Slaughter Daughter by Eve Langlais


I didn’t makea great first impression. Neither did the cop with his gut hanging over his pants, given he exclaimed, “Jeezus fucking Christ on a stick. Someone call fucking maintenance. We got a puker.” The officer skirted the mess and slammed a binder onto the table.

I jumped.

“I’m Detective Olsen. You’re Abigail Smith, daughter of Lily and Geoffrey Smith.”

“I want my phone call.” According to television shows and movies, it was my right to demand one.

“You’re not under arrest. And someone has already been contacted about you.”

“Oh? Who? Did you find my parents?” I couldn’t help a hopeful note.

“I ask the questions here,” Olsen barked.

The situation overwhelmed, and I began to cry. Big snot bubbles and tears, which led to an exasperated, “For fuck’s sake, pull yourself together.”

“I d-d-d-on’t un-un-underst-stand.” I stammered my way through the words.

He uttered a bold, “We have evidence that your parents are the Pentagram Killers.”

“No.” I shook my head. “They’re not.” Not the woman who tucked me in every night with a kiss. Or the man who drove me to school every morning and said, “Knock ’em dead, Abby girl.”

Out came the cop’s phone. As he swiped, I took note of his thinning, short gray hair and angular frame. He smelled of cigarette smoke. He set his phone on the table between us and zoomed in on a face. “Know this guy?”

“No.” The man with dark hair and plain features didn’t spark anything.

“Are you sure?”

I shrugged. “Sorry.”

“What about these people?” He pulled up two more images: a wide-eyed woman and a man with his mouth open as if he were yelling something.

I gasped. “Those’re my parents.”

“Are you sure?”

It was only then I wondered if he’d set a trap for me. Why would he be so adamant? “Why are you asking? Who was that man in the first picture?”

“The victim your parents murdered.” He sneered it, as if it were a fact.

The assertion angered. “Says who? I know my mom and dad. They wouldn’t murder anyone.” Dad was the kind to rescue spiders and put them outside.

“Really? Then maybe you can explain this.” He loaded a video next.

A gruesome thing, the only saving grace being that it began after the murder, when the blood ran slick and wet. All kinds of disturbing shit happened in the clip. Maybe that’s why I couldn’t help hitting replay over and over.

Trying to make sense of it.

The video was of a room with walls made of concrete block, no insulation, nothing to soften the stark appearance. The area being filmed didn’t contain any kind of furniture or detritus, probably due to the sump pump in the far corner and the demarcation line on the walls. Valley areas tended to get hit often by the spring floods, but come summer, there wasn’t any nicer land. So, owners tolerated their basements getting wet.

The illumination came from candles. Bright red ones, fat and solid, those that didn’t require a holder to stand—one on each point of a pentagram. A few more were scattered around the room, causing light and shadow to flicker.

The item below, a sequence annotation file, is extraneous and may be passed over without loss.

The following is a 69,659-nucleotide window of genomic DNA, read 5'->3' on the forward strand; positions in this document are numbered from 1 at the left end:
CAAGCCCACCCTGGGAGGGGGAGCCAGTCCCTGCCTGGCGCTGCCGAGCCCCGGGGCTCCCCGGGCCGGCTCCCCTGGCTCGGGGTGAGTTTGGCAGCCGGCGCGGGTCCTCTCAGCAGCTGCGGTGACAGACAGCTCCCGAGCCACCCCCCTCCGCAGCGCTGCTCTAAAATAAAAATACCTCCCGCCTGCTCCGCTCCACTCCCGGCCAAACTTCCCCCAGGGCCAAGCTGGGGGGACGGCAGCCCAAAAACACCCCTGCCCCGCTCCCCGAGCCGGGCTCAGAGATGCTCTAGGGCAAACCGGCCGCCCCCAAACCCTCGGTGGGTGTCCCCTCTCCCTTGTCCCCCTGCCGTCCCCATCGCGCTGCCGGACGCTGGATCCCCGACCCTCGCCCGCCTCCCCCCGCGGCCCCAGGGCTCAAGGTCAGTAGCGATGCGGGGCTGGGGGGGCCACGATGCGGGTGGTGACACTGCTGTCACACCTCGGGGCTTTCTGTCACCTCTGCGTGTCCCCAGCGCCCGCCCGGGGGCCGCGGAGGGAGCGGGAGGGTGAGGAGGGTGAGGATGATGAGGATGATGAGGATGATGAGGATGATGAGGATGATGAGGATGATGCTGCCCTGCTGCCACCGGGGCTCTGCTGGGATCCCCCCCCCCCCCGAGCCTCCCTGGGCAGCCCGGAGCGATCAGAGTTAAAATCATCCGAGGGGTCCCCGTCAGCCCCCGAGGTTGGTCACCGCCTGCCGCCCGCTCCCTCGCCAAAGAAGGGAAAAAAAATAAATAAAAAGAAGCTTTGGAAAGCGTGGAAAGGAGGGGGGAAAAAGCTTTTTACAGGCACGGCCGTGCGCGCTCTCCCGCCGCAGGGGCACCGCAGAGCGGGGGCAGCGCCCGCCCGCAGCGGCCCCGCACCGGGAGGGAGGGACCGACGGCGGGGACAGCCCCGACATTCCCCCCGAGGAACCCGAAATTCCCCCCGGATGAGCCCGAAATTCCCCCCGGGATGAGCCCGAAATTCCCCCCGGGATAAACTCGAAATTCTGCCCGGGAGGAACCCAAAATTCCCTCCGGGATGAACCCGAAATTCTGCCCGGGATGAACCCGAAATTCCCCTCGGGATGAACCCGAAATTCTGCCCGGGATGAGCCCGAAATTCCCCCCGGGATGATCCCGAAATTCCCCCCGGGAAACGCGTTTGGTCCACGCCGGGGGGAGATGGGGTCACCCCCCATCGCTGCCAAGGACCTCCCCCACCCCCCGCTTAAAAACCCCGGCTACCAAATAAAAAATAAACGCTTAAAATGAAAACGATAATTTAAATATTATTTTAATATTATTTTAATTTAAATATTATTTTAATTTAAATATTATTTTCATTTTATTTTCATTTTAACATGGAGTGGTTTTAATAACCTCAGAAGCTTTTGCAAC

It appeared like a scene from a horror movie. I should know. I’d watched more than my fair share.

The video began shakily, first showing the steps going down then the concrete floor before panning upwards, a slow-motion slide that brought into relief the blood pooling in the pentagram, spilled from a shape outside of it. Or so the video implied, given the body didn’t move.

Freaky to see. But not the focal point of the video, I realized, as people in robes etched with symbols that shimmered when they moved came into view. A male voice chanted, and one of the shapes knelt and placed their hands in the pooling blood.

The other robed figure stood silently behind as the chant increased in tempo, and the blood appeared to steam and bubble.

A noise, a movement—who knew what it was—drew attention. The robed pair turned to face the person with the camera, the visages within the cowls dark pits.

One of them lunged for the person filming, and I heard my mom’s voice. “Don’t let them get away.”

And then my dad’s. “Hand that over.”

The cops wouldn’t know my parents’ voices, which meant I dreaded what came next, recalling the pictures Olsen had shown me. The video took a turn. My father grappled with the person holding the camera, and it fell. It kept recording as they tussled. A hood was drawn back, and my father’s face appeared.

Clean-shaven as of a few weeks ago because I’d complained that his beard and mustache were prickly. I never told him I missed them. His expression was fierce, rigid, and his eyes caught the light, glowing almost red.

The video stopped as a foot came down on the phone.

I threw up again, only nothing came up this time but painful heaves.

“Do you know those people in the video?”

“N-n-no.” I denied it because it couldn’t be real.

“Liar!” he barked.

Through tears and snot, I wailed, “No. It’s fake.”

As he opened his mouth to yell some more, the door to the room opened, and another cop entered. I heard the officer whispering to Olsen. Something about needing to wait and follow the rules so anything I said didn’t get tossed.

But Olsen wouldn’t be deterred. “Fuck the bureaucratic nonsense. This is a murder investigation. We can’t afford to wait.” He turned his mean gaze on me. “Where are your parents?”

“I d-d-don’t know.” The honest-to-God truth. Because if I knew, I’d call them and have them end this horrific nightmare.

“Tell me! Why would you protect monsters?” He slammed the phone back in front of me. The video began to play.

After the fourth time, the cop took back his cell and drawled, “Still going to deny your parents are the Pentagram Killers?”

“I—” I wanted to tell Olsen to go to Hell. I wanted to cry. Puke. Most of all, I wanted my mom and dad to hug me.

Instead, I got a social worker who slammed into the room and snapped, “This interview is over.”